5. Random guy Member

    You are still not paying attention, do you? Did I write "amend the constitution"? No, I wrote "interpret the constitution". And that actually do happen. Remember prayers in schools?

    But sure, I'm right behind you on getting the 1993 ruling overturned. We haven't found out how to get the IRS off their big ass yet, though. I'm open to suggestions.
  6. All of the best frauds are religious.
  7. Anonymous Member

  8. Anonymous Member

    Every Hubbard quote is opposed by an equal and opposite Hubbard quote.
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  9. jensting Member

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  10. jensting Member

  11. afternon Member

  12. Anonymous Member

    The Scientology cult is busy using Hubbard's and Miscavige's religion angle. You don't have to do it for them. Really.
  13. JohnnyRUClear Member

    Arguing over what "Scientology" is would make a lot more sense if y'all first chose which definition of that word you were going to debate. Since that wasn't done, the thread is a giant dance of faggots waving their e-peens right past one another, each declaring victory by default.

    I'm a pretty big deal, so let me help you out here.

    Scientology as a practice and a set of beliefs might qualify as a religion; that is worthy of discussion. However, when people say "Scientology stalks its critics" they are not referring to that. They are referring to the organization(s) DBA the "Church of Scientology" and the many other groups/organizations under the same organizational umbrella. Those are very different meanings for the same word.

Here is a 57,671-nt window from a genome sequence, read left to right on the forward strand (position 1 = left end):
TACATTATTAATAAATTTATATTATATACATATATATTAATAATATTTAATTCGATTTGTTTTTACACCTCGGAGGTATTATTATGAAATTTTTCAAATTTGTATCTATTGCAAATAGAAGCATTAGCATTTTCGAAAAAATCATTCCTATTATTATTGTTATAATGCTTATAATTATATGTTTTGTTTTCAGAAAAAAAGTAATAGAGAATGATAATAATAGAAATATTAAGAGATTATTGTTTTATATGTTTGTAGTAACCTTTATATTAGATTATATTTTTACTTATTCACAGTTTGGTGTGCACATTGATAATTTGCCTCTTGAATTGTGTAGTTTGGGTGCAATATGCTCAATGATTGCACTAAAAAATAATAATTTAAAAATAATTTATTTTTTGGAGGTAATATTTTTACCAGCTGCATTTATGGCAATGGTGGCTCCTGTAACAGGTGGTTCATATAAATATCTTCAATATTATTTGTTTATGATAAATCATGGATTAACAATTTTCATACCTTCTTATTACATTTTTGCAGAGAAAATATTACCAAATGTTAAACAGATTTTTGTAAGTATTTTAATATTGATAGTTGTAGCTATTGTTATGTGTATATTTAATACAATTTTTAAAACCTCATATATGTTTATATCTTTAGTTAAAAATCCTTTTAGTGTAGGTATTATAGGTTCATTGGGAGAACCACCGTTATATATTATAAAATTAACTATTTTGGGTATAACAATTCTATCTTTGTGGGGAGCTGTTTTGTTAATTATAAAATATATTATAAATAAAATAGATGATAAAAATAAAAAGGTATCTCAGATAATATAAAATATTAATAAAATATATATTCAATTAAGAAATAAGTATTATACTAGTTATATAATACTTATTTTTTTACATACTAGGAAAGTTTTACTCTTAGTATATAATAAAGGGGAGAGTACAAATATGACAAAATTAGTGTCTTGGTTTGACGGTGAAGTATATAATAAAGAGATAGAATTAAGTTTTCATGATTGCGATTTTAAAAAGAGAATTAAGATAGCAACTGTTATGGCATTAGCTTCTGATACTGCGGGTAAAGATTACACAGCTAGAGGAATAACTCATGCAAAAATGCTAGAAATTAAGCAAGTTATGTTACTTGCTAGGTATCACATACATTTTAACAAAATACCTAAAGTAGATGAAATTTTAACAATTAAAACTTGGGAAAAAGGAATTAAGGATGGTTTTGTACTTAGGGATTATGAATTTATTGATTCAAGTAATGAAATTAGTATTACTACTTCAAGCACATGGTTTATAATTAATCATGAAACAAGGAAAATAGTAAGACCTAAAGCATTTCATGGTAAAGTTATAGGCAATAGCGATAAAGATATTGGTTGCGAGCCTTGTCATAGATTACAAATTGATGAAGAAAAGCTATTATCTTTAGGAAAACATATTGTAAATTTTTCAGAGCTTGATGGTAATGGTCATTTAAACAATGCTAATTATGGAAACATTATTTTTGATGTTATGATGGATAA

It's important to notice the relationship between a religion and an organization (or a network of organizations). They are distinct. The Roman Catholic Church, for example, is one organization (or, again, a network of them), but there are other organizations within the religion of Christianity (Anglicans, Lutherans, Baptists, Eastern Orthodox, etc. etc.) which are not operationally connected with the RCC, and only share the commonality of being "Christian". Within Islam -- of which I am no scholar -- we may note that there are Sunnis and Shiites, sharing a common ancient origin of their religious traditions but being quite fragmented organizationally since then. They do not cooperate well, but they all would claim to be Muslims. Within Judaism there are at least 3 major categories of "Jews", and while they each would self-identify as "Jew" they do not agree with each other enough to be under the same organizational umbrella. The same can be said for any major religion, I think.

    For one organization to claim a total monopoly on a religion is rather extraordinary, IMO. I'd like to see this point drawn out much more in the future, because I think this is where "Scientology" (the organization) will lose control of "Scientology" (the religion, to the extent that it is or can be one). The Indies, et al, are the tactical Achilles' heel of the cult proper. Regardless of whether "Scientology" (the belief system) can be called a religion, no single organization can claim to be (to exclusively encompass) a religion. That would violate the freedom of association of practitioners of that religion; hello, jurisprudential flyswatter.